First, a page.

This week, we’re looking at promises and words of encouragement from shortly before the end of the Babylonian exile: Isaiah 43, focusing on verses 1-4 and 10-12 (but we can’t go wrong reading verses 1-21). Lots of people will know this one – parts of it, anyway – from memes and choir anthems (like “Be Not Afraid” and “Be Not Afraid”.) Some questions on the text are here. Here a few notes on this text:
BACKGROUND AND CONTEXT: This is a reading from what scholars and most of our study Bibles identify as “second Isaiah,” a portion of the long book of Isaiah that seems to have been composed around the time of the end of the Babylonian exile (maybe 548-538 BCE). [See this nice summary at Bible Odyssey on multiple Isaiahs.]
The first part of the book of Isaiah is full of denunciations of the people’s injustice and idolatry [“Cease to do evil, learn to do good!”] as well as promises of the ultimate triumph of God’s shalom [“The earth will be full of the knowledge of the Holy One as the waters cover the sea.” “He will swallow up death forever …”]. But chapters 40-55 emphasize restoration, God’s continuing love and care for Israel, and underwrite God’s promises with recurrent references to God’s sovereignty [“I make weal and create woe”] and God’s creative authority [“who stretches out the heavens like a curtain”]. Second Isaiah is also the setting for the familiar “servant songs,” which emphasize God’s long-standing covenant with and formation of Israel.
Our text is near the beginning of this section of the book, and incorporates all of these themes.
If we think of these chapters as a unified composition, which is not too farfetched, chapter 43 seems to follow directly from chapter 42. Chapter 42 begins with one of the servant songs, moves into a command to “sing a new song” because of the new things God is doing, points out the way the servant doesn’t seem to understand what is going on, and then describes God’s punishment of Israel. Chapter 43 begins with “but now …” – God is turning to the work of redemption. The people “blind and deaf” come up again. The contrasts between the former (punishment) and the current (redemption) continue into chapter 44. If we read it this way, the emphatic identification of “the servant” as Israel seems hard to dispute.
Isaiah 43:1-7 is the Revised Common Lectionary’s Old Testament selection for Baptism of the Lord (C). Verses 16-21 and 18-25 show up a couple of additional times in the lectionary. Verses 8-15, however, would be verses we would not know were in the Bible if all we knew were the lectionary. These verses explicitly focus on Israel’s role among the nations as the unique witness to the one true God. That may just be a coincidence.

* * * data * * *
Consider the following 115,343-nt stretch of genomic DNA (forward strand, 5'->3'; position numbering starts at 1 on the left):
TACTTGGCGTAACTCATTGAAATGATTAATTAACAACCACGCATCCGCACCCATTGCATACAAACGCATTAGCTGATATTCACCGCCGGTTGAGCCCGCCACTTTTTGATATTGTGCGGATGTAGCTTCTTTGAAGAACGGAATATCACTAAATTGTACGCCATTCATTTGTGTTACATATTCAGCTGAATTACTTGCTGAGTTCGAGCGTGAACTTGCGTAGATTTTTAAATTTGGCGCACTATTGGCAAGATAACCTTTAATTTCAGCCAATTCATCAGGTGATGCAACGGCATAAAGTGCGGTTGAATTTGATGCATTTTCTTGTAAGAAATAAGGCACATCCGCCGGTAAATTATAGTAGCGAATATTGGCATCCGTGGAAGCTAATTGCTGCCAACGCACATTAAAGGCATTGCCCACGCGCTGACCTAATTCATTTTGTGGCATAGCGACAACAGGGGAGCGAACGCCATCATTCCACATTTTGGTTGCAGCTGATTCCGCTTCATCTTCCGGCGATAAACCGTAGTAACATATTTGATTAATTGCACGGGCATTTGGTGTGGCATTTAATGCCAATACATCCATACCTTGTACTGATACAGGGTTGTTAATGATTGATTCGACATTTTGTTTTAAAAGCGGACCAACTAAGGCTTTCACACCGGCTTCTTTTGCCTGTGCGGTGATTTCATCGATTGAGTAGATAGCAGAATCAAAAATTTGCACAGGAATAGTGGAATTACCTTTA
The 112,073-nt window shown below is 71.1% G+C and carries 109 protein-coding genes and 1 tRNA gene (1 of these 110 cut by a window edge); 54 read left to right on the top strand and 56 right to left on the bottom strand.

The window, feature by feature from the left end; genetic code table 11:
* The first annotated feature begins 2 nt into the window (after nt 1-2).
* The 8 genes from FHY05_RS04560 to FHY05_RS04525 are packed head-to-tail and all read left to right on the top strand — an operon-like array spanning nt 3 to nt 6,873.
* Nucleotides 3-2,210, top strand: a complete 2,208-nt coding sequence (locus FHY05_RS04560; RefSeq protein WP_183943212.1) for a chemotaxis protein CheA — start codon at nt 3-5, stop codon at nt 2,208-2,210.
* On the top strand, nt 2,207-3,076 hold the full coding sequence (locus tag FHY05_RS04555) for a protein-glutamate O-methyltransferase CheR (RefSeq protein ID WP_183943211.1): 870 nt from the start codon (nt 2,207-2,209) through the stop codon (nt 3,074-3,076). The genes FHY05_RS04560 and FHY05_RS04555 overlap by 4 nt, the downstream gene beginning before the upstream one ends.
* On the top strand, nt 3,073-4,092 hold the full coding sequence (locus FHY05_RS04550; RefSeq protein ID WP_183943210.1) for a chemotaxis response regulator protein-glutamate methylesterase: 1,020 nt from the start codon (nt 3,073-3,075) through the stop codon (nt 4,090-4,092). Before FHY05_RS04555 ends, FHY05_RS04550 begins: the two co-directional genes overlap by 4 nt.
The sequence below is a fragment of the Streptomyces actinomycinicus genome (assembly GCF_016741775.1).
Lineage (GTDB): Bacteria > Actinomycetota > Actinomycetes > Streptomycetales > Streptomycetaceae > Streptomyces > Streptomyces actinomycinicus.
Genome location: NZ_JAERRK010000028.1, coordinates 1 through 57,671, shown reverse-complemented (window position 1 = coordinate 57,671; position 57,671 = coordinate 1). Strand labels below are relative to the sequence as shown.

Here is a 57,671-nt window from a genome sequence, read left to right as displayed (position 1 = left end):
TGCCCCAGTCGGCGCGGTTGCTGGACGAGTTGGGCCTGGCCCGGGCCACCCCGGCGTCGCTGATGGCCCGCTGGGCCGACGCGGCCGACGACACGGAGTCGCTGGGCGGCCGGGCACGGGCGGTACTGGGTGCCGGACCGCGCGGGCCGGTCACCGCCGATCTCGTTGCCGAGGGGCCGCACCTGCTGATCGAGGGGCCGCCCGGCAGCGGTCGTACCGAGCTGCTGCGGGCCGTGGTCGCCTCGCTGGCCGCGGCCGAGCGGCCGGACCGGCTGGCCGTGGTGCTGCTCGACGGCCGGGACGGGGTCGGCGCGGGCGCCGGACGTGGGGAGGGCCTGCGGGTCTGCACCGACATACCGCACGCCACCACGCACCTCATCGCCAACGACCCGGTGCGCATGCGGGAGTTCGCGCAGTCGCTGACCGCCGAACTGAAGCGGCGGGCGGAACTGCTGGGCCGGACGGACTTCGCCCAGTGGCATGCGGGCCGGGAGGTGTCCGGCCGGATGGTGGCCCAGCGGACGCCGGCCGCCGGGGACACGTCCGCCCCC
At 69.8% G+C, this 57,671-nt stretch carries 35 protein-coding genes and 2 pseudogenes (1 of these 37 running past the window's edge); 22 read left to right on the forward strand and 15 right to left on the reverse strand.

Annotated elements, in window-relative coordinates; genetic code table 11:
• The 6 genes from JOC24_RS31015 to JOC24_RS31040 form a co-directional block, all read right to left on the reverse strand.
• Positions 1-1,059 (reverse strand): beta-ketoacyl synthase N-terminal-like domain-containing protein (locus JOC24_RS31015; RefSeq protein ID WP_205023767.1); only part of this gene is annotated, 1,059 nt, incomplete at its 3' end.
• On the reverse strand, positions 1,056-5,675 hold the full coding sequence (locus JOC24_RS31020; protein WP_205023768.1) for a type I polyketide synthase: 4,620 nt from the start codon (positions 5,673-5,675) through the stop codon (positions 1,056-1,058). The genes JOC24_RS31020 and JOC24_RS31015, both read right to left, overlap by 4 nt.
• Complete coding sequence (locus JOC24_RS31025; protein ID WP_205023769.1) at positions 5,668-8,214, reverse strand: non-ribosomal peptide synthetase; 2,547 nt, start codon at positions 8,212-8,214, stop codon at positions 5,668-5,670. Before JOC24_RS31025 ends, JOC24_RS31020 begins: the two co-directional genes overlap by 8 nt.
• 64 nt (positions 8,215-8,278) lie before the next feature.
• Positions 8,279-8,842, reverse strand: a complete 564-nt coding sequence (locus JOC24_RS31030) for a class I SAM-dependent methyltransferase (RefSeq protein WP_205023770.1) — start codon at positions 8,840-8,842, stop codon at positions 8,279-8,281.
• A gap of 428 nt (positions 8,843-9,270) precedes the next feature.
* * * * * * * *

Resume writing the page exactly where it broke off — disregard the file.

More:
CLOSER READING: Verse 1 seems to pick up where Isaiah 42:25 left off, contrasting “then” with “but now.”
God created and formed Israel. These verbs echo Genesis 1 – where God creates the heavens and the earth and humankind (adam) in God’s image – and Genesis 2 – where God forms humanity from the dust of the earth.
These creative verbs repeat throughout the text. In v7, God created and formed Israel for God’s glory. In v15, God – Holy One and king – is the creator of Israel. In vv20-21, Israel is God’s chosen people, formed to praise God. We get the vivid impression that God’s choosing is a kind of creation.
The text reminds us of God’s holiness – mentioned in verses 3, 14, and 15. Also of God’s glory, mentioned in verses 7, 14, 15, and 20 – where the beasts of the wilderness will glorify this God.
God is the savior of Israel (verses 3 and 11). The word for “savior,” and particularly “your savior,” sounds uncannily similar to the Hebrew word for “anointed.” It’s the word “anointed” that has given us our terms “Messiah” and “Christ.” It’s a suggestive similarity.
Verse 8 seems to refer back to Isaiah 42:16-20, so then verses 10-12 describe the special mission of these people – now, hopefully, cured of their blindness and deafness – to witness to God’s reality and power to redeem, in the assembly of the nations. God, unlike idols, is real and can make things happen.
The instruction in v18, not to recall the former things, seems to contrast God’s making a way through the sea (v15) – once before – with God’s making a way through the wilderness now. Then, making dry land out of water was the ticket to salvation. This time, creating water – to drink, in a really dry place, precisely the opposite miracle – will be the thing.
So – back to v2 – whether Israel is facing flood waters, or scorching flame (of the desert sun?) – God is the savior, redeemer, the presence that will neutralize the danger.
By the way: We’ve taken up issues of Second Isaiah, and some of the issues with the servant songs, before. So, there’s some more on all that here on the site. If you’re interested, feel free to check out:
- Notes on Isaiah 42:1-9 (which includes some notes on Second Isaiah, and the problem of “Christian reading” in this context);
- Notes on Isaiah 49:1-13 (which include some longer discussion of 2nd Isaiah and of the “servant songs”);
- Thoughts on reading Brevard Childs, The Struggle to Understand Isaiah as Christian Scripture and John F.A. Sawyer, The Fifth Gospel: Isaiah in the history of Christianity (which amounts to more notes on the problem of “Christian reading” in this context).
And Dear Reader, if you are getting the impression that I think “how we read this” really matters, and that some ways are more defensible than others, and that some ways frankly ought to be given up, you are interpreting me correctly.
Images: Image of the Prophet Isaiah, Metropolitan Museum of Art / CC0; Screenshot of a Google search, “Isaiah 43 – images,” conducted 01-03-2023, own work – so, it won’t bother me if you re-use it for whatever, but on the other hand, you could just go do your own Google search …